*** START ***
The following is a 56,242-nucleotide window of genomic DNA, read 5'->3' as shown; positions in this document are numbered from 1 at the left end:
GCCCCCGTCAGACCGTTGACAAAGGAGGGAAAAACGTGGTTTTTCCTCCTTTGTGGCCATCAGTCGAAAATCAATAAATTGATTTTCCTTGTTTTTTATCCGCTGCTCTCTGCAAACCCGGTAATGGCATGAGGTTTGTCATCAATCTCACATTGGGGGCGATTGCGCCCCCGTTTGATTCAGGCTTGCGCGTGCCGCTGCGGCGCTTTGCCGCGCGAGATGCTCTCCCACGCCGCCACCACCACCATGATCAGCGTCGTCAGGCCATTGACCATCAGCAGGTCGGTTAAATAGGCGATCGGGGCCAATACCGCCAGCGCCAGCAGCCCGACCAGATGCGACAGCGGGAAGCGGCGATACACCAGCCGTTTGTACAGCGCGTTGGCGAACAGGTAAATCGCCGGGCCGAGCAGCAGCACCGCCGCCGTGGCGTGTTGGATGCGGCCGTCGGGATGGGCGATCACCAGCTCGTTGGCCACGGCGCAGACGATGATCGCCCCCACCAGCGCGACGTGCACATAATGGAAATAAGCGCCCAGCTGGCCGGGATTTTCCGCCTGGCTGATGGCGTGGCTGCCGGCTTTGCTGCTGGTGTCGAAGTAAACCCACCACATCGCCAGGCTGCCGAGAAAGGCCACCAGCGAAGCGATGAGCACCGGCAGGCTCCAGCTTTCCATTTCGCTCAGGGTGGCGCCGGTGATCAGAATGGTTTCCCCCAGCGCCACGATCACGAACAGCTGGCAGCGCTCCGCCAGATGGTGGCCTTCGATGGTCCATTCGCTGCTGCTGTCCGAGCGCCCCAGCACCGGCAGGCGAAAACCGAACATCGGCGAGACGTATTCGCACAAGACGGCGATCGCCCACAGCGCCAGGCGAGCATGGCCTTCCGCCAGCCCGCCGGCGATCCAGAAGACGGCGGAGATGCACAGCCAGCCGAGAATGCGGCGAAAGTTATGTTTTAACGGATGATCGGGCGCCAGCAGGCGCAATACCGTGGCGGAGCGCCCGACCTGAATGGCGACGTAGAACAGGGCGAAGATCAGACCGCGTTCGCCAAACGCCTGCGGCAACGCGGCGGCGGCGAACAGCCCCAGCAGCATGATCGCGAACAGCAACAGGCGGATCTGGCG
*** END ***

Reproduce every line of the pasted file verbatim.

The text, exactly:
The following is a 56,242-nucleotide window of genomic DNA, read 5'->3' as shown; positions in this document are numbered from 1 at the left end:
GCCCCCGTCAGACCGTTGACAAAGGAGGGAAAAACGTGGTTTTTCCTCCTTTGTGGCCATCAGTCGAAAATCAATAAATTGATTTTCCTTGTTTTTTATCCGCTGCTCTCTGCAAACCCGGTAATGGCATGAGGTTTGTCATCAATCTCACATTGGGGGCGATTGCGCCCCCGTTTGATTCAGGCTTGCGCGTGCCGCTGCGGCGCTTTGCCGCGCGAGATGCTCTCCCACGCCGCCACCACCACCATGATCAGCGTCGTCAGGCCATTGACCATCAGCAGGTCGGTTAAATAGGCGATCGGGGCCAATACCGCCAGCGCCAGCAGCCCGACCAGATGCGACAGCGGGAAGCGGCGATACACCAGCCGTTTGTACAGCGCGTTGGCGAACAGGTAAATCGCCGGGCCGAGCAGCAGCACCGCCGCCGTGGCGTGTTGGATGCGGCCGTCGGGATGGGCGATCACCAGCTCGTTGGCCACGGCGCAGACGATGATCGCCCCCACCAGCGCGACGTGCACATAATGGAAATAAGCGCCCAGCTGGCCGGGATTTTCCGCCTGGCTGATGGCGTGGCTGCCGGCTTTGCTGCTGGTGTCGAAGTAAACCCACCACATCGCCAGGCTGCCGAGAAAGGCCACCAGCGAAGCGATGAGCACCGGCAGGCTCCAGCTTTCCATTTCGCTCAGGGTGGCGCCGGTGATCAGAATGGTTTCCCCCAGCGCCACGATCACGAACAGCTGGCAGCGCTCCGCCAGATGGTGGCCTTCGATGGTCCATTCGCTGCTGCTGTCCGAGCGCCCCAGCACCGGCAGGCGAAAACCGAACATCGGCGAGACGTATTCGCACAAGACGGCGATCGCCCACAGCGCCAGGCGAGCATGGCCTTCCGCCAGCCCGCCGGCGATCCAGAAGACGGCGGAGATGCACAGCCAGCCGAGAATGCGGCGAAAGTTATGTTTTAACGGATGATCGGGCGCCAGCAGGCGCAATACCGTGGCGGAGCGCCCGACCTGAATGGCGACGTAGAACAGGGCGAAGATCAGACCGCGTTCGCCAAACGCCTGCGGCAACGCGGCGGCGGCGAACAGCCCCAGCAGCATGATCGCGAACAGCAACAGGCGGATCTGGCG